ZIMBABWE – The government of Zimbabwe is exploring avenues of accommodating electric vehicles (EVs) in the country by setting up the requisite charging infrastructure, which is the backbone of the innovation.
“I am going to drive the issue of electric vehicles. We actually do not have a choice, if you read the literature around the transformation and disruption that is happening in the area of transportation,” he said.
“Right now, I am inundated with requests from fellow citizens in the diaspora who want to bring electric vehicles. And part of our strategy as government is really to disrupt the status quo in terms of how we view energy.”
Chasi said he directed government-controlled service stations to put up solar systems for charging EVs.
“I gave an instruction for all government-controlled service stations, Petrotrade and Genesis, to say they must go solar. In the process, we would like to have the in-store solar charging points for electric vehicles on service stations.”
“I know that it sounds funny to some of you. I know that people will laugh, but I believe in being non-conventional,” he said.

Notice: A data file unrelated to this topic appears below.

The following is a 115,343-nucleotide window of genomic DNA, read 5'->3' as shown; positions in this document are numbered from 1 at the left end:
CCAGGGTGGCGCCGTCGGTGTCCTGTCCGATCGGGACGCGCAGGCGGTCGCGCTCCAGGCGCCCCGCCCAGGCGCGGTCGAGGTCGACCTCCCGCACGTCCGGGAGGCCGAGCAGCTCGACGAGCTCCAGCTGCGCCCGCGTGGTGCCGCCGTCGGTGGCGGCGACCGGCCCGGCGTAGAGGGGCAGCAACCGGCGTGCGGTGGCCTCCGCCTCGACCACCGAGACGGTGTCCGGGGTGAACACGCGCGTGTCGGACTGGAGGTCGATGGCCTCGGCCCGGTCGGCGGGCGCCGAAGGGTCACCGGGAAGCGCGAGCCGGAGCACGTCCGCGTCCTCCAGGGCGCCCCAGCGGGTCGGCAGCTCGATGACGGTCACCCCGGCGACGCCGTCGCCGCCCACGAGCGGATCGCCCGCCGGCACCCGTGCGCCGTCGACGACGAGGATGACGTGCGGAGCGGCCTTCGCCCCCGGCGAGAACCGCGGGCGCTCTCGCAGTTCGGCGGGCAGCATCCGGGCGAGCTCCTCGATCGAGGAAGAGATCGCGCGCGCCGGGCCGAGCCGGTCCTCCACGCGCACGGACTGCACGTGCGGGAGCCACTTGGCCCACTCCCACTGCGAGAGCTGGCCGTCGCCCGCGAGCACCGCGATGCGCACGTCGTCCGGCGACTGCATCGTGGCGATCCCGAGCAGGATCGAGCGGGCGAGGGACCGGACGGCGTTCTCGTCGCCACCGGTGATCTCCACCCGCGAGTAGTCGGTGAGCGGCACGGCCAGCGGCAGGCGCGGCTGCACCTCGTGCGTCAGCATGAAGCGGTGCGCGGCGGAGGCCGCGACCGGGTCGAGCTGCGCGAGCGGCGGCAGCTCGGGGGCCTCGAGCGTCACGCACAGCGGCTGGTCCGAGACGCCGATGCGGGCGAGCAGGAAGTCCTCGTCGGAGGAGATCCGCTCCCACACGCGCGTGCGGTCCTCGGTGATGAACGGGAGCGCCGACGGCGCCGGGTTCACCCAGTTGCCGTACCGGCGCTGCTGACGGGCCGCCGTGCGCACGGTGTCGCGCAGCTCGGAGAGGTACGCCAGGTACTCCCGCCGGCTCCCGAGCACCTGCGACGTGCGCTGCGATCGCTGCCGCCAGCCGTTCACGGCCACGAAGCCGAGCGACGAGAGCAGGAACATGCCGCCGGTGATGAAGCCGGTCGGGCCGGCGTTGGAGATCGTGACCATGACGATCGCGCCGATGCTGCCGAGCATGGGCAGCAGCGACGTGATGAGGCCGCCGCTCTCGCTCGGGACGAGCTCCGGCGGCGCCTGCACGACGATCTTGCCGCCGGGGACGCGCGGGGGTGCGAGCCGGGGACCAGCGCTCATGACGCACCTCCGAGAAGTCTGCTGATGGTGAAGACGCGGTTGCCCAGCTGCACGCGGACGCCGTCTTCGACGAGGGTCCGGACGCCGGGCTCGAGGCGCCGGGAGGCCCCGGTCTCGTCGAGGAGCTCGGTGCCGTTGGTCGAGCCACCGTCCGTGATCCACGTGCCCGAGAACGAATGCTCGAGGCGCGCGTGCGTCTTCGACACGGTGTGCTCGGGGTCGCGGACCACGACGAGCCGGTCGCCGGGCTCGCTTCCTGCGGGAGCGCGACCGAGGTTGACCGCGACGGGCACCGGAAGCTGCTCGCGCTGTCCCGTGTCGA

Last year, BMW group head of business and finance communications, Renate Heim, said that the best way to improve the uptake of electric vehicles in its African prime market, South Africa, was to stimulate the market by reducing prices.
This follows a partnership between the United Kingdom’s largest car manufacturer and Jaguar Land Rover (JLR) and German giant BMW arising from a deal geared to develop electric motors, transmissions and power electronics to tame challenges presented by electric and driverless cars.
BMW was one of the first major car makers to launch a fully electric car, with the i3 hitting the market in 2013.
JLR also has an electric car, the Jaguar i-Pace, and both companies have a range of plug-in hybrid models.